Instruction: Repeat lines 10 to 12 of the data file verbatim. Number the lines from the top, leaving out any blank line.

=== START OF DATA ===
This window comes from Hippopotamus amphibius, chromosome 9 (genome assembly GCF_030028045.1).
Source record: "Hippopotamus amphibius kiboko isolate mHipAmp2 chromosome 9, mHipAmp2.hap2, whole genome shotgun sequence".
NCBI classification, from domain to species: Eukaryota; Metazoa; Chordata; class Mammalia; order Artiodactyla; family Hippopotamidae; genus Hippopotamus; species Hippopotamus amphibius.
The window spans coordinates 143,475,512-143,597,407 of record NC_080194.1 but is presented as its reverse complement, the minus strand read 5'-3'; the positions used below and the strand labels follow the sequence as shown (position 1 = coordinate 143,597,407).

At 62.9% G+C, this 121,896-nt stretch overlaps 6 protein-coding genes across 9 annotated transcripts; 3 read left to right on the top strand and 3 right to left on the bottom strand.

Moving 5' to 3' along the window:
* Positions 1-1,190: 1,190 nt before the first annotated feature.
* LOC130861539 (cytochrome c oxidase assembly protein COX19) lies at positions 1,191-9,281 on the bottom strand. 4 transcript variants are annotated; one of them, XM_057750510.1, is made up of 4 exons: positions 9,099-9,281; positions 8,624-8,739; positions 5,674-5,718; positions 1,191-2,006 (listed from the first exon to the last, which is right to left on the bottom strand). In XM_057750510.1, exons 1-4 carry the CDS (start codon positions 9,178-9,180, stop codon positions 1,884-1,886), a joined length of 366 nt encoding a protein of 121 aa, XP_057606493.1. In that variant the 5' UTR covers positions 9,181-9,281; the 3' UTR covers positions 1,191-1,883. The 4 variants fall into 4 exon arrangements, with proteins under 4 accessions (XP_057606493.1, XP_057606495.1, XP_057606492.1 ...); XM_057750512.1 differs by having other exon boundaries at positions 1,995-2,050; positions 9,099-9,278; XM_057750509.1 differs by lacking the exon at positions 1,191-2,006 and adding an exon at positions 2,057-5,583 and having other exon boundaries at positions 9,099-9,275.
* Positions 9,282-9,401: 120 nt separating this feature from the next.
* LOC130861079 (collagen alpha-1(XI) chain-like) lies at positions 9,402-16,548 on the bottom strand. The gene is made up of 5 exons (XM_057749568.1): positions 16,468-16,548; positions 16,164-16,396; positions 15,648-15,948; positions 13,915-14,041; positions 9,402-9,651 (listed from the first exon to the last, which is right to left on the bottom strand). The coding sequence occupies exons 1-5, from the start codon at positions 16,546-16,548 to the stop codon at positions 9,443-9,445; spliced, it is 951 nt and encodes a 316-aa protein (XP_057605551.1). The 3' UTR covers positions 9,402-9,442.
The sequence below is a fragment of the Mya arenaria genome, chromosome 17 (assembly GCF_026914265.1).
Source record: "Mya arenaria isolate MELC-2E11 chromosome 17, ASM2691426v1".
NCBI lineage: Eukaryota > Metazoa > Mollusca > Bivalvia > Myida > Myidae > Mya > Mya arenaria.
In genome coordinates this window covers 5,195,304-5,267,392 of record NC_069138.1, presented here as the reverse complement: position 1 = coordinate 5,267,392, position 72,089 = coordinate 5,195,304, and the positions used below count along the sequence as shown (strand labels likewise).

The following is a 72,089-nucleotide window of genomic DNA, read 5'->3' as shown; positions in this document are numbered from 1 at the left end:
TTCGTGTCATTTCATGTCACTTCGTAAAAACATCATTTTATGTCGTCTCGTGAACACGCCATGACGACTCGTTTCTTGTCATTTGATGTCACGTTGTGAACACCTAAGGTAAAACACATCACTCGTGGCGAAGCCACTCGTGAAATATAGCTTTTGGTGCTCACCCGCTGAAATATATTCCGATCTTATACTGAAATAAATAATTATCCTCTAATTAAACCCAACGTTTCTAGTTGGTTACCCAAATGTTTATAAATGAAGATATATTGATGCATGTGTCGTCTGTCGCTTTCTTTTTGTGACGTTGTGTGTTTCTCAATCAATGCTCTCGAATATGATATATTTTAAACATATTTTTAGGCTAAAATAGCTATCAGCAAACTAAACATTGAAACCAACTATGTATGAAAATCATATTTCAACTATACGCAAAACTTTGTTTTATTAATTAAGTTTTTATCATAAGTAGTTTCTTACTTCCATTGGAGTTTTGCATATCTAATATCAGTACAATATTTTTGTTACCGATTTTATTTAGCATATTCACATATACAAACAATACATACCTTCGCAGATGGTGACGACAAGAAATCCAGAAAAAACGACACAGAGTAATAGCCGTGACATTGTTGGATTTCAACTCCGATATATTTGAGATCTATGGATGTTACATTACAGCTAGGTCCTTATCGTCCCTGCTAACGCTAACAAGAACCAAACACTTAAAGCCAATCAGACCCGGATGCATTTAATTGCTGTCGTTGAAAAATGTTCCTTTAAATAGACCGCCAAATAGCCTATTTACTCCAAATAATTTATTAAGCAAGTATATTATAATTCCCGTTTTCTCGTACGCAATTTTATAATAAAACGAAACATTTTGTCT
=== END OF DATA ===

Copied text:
* LOC130861079 (collagen alpha-1(XI) chain-like) lies at positions 9,402-16,548 on the bottom strand. The gene is made up of 5 exons (XM_057749568.1): positions 16,468-16,548; positions 16,164-16,396; positions 15,648-15,948; positions 13,915-14,041; positions 9,402-9,651 (listed from the first exon to the last, which is right to left on the bottom strand). The coding sequence occupies exons 1-5, from the start codon at positions 16,546-16,548 to the stop codon at positions 9,443-9,445; spliced, it is 951 nt and encodes a 316-aa protein (XP_057605551.1). The 3' UTR covers positions 9,402-9,442.
The sequence below is a fragment of the Mya arenaria genome, chromosome 17 (assembly GCF_026914265.1).
Source record: "Mya arenaria isolate MELC-2E11 chromosome 17, ASM2691426v1".